The ongoing Spring Summer 2015 Milan Fashion Week season marked the formal relaunch of Italian luxury fashion house of Krizia by its new owner, Chinese entrepreneur and designer Zhu Chongyun. Zhu acquired the Krizia brand from its iconic founder Mariuccia Mandelli earlier this year.
Zhu, who is based in Shenzhen has been spending the week in Milan, putting together a creative team that will, under her leadership, be charged with reviving a brand that had fallen on hard times in recent years as Mandelli and Aldo Pinto, her husband and business partner, struggled with age-related health problems.
The willowy Zhu has also been cutting a dash on the fashion week cocktail circuit, thanks to a catwalk figure and youthful beauty that defy her status as a 50-year-old mother of two.
Backed by some of the country’s most influential fashion publications, the exhibition is part tribute to Mandelli’s heritage as a pioneering female force in the industry, part welcome for Zhu and also partly an exercise in reassuring everyone that Krizia’s tradition will not be compromised as a result of the move to Chinese ownership.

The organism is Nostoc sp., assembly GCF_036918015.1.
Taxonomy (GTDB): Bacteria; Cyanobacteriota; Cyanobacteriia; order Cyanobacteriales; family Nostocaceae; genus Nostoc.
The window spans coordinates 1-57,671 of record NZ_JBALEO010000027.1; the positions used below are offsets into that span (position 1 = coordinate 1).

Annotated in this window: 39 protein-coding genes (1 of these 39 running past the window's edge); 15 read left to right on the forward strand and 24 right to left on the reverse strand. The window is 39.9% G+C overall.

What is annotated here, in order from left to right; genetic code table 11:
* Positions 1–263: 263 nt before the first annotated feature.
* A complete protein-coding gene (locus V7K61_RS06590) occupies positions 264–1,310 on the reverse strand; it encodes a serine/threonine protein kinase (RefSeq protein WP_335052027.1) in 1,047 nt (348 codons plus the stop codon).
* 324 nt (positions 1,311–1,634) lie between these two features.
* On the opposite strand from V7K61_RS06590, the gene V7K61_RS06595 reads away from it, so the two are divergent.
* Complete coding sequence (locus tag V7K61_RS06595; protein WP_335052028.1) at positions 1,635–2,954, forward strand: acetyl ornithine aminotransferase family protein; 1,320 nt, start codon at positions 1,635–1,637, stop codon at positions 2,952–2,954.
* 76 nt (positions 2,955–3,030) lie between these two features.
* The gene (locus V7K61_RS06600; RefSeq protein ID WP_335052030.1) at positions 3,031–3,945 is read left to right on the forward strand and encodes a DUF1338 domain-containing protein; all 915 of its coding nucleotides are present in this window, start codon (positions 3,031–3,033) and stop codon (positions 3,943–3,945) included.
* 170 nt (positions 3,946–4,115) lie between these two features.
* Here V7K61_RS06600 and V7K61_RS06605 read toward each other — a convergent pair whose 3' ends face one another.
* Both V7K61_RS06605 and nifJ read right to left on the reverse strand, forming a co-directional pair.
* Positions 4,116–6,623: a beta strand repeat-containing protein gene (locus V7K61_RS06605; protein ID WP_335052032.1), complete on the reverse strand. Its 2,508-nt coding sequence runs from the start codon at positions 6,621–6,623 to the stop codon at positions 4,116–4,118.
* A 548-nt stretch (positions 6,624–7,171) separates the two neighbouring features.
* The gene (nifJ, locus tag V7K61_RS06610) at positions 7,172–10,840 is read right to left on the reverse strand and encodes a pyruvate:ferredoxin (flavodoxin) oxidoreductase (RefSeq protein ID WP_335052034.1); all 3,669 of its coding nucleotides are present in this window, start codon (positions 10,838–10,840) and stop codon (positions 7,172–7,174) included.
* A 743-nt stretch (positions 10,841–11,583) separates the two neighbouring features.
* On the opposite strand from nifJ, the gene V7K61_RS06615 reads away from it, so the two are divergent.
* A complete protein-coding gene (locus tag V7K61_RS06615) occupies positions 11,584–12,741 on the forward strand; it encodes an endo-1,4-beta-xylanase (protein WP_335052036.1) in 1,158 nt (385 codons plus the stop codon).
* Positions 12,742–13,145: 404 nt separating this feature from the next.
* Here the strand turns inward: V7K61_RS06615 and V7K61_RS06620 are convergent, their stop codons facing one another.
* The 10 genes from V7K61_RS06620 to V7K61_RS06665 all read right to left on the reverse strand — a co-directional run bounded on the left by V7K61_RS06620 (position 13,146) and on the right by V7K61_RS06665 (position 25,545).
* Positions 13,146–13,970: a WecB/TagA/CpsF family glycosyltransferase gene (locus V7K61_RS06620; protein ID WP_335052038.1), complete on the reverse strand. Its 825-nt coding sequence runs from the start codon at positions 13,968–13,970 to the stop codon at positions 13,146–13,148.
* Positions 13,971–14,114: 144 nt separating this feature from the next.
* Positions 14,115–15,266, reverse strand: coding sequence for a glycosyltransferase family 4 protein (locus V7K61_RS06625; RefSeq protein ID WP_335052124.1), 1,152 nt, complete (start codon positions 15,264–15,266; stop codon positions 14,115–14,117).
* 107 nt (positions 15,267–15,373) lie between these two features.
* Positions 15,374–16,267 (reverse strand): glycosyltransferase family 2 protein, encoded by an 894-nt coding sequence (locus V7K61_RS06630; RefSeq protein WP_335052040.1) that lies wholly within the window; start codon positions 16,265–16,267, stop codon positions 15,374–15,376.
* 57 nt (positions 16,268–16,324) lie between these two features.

Krizia’s formal relaunch took place during Milan Fashion Week at the 17th century Palazzo Litta. Architect Vincenzo de Cotiis served as the informal curator of the project that brought five Italian magazines together with five international artists or designers to celebrate the historic Milanese fashion label. De Cotiis created a dramatic metal sculpture, homage to Krizia’s famous pleats – which was set up at Palazzo Litta.
Unlike Wang, Zhu says her designs for Krizia will not be influenced by her heritage, even though the marque has a history of using Asian fabrics and styles. “I don’t think I will use a lot of Asian elements in Krizia. We don’t want to mislead the public into thinking that because it is now Chinese-owned it is going to have more of an Asian culture: that is not what I want.”
It is unclear how much financial trouble Krizia was in before Zhu stepped in, but it is understood the sale was concluded for around $35 million, a figure that will look a snip if the company, which has a claim to having invented hot pants, can be restored to its former glory.
adapted from AFP, Wallpaper*
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